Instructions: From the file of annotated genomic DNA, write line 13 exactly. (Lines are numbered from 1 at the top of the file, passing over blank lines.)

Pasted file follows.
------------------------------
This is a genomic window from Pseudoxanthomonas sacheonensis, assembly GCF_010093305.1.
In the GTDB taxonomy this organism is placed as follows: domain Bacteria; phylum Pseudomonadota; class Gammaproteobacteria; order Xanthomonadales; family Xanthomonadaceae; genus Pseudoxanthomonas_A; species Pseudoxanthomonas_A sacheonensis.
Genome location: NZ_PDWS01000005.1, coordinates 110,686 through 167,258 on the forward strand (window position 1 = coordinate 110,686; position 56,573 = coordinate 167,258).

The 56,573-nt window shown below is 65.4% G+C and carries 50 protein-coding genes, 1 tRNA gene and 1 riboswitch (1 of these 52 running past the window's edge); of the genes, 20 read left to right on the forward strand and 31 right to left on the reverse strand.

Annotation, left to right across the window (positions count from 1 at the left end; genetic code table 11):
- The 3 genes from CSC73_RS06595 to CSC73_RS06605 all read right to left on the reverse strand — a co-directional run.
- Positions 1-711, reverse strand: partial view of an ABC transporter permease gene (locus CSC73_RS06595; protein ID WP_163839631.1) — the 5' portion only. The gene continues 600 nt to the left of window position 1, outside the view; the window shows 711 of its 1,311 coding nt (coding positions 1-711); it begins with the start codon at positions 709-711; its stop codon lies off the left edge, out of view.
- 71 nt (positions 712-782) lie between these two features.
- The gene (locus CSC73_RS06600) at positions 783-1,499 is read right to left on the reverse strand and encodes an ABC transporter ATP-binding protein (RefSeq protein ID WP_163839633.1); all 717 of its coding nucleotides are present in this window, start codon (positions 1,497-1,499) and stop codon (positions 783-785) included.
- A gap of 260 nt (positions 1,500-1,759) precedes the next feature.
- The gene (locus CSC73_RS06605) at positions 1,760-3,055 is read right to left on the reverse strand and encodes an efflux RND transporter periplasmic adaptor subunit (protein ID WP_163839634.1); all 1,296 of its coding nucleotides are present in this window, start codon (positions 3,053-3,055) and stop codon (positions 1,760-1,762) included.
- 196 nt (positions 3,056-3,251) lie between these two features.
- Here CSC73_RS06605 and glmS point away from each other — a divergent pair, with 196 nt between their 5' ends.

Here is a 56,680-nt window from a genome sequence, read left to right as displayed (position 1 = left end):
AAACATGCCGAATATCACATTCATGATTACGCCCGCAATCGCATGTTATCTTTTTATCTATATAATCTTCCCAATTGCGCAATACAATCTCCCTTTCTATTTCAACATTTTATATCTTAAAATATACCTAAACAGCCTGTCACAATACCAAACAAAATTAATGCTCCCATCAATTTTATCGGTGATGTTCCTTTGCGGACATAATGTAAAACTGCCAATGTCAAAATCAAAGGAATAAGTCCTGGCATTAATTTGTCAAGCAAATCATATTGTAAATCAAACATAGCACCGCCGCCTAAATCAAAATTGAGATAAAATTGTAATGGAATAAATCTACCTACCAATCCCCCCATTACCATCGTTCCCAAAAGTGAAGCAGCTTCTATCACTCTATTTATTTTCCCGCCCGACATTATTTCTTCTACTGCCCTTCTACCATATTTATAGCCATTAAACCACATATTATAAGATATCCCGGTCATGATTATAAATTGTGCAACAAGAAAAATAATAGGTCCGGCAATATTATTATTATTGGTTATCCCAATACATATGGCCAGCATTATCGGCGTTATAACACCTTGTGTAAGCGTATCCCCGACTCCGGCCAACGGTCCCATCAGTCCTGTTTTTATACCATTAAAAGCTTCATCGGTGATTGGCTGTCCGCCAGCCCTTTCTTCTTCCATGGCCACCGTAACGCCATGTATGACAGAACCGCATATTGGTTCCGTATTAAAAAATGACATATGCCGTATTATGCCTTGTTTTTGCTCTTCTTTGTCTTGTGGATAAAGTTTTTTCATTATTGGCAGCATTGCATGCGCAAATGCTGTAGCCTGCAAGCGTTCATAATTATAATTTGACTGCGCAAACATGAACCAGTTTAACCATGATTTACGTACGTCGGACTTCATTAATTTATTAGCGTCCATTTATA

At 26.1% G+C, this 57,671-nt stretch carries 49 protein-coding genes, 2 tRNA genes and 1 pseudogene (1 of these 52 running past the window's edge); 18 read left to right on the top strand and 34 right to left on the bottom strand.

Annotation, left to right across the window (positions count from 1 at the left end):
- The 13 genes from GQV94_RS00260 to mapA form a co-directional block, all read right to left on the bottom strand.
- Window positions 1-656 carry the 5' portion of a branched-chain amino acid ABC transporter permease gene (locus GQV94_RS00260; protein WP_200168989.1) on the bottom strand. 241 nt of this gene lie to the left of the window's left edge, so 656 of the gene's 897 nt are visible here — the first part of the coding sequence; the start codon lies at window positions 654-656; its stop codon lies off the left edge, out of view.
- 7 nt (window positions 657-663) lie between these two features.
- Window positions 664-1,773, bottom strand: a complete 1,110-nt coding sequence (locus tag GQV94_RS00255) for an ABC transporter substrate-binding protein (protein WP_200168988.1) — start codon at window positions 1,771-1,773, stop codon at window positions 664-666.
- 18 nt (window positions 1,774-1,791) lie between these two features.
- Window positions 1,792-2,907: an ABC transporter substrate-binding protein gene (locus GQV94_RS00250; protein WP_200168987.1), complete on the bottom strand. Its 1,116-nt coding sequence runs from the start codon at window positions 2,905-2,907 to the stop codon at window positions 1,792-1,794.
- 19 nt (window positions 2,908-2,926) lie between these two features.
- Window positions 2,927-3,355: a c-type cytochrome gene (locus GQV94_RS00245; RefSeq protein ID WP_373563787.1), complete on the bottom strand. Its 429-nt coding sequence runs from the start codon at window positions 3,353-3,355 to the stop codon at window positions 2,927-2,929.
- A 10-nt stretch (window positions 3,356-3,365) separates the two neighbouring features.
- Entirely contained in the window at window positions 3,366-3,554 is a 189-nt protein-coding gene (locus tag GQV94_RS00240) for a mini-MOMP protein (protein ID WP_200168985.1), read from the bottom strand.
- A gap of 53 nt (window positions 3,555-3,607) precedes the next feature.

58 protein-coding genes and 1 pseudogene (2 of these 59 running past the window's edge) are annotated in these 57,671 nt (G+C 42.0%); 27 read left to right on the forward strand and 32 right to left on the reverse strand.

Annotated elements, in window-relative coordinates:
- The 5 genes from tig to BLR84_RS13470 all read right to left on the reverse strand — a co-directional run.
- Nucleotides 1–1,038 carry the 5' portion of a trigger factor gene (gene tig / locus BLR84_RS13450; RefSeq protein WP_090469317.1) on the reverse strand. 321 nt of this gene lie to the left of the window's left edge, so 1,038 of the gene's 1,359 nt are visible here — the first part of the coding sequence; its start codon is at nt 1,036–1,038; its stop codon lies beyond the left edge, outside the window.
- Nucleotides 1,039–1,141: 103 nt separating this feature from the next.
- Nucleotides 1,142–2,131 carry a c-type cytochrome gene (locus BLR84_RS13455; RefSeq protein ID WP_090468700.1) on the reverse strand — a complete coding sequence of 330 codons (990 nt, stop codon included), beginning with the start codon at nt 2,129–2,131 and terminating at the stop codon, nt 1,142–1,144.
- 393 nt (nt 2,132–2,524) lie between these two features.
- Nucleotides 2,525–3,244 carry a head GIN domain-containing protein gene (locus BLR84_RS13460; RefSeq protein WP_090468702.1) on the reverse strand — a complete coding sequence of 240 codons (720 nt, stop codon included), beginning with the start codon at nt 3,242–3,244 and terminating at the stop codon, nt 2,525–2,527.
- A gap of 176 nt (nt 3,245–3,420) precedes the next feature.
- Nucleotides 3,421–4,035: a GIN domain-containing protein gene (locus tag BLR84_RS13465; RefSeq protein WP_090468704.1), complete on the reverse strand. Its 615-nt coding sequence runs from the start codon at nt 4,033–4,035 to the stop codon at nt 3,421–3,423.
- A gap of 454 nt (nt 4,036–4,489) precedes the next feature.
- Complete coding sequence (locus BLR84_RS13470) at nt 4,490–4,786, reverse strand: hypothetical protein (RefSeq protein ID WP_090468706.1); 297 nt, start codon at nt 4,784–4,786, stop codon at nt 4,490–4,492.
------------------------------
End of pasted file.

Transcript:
- Here CSC73_RS06605 and glmS point away from each other — a divergent pair, with 196 nt between their 5' ends.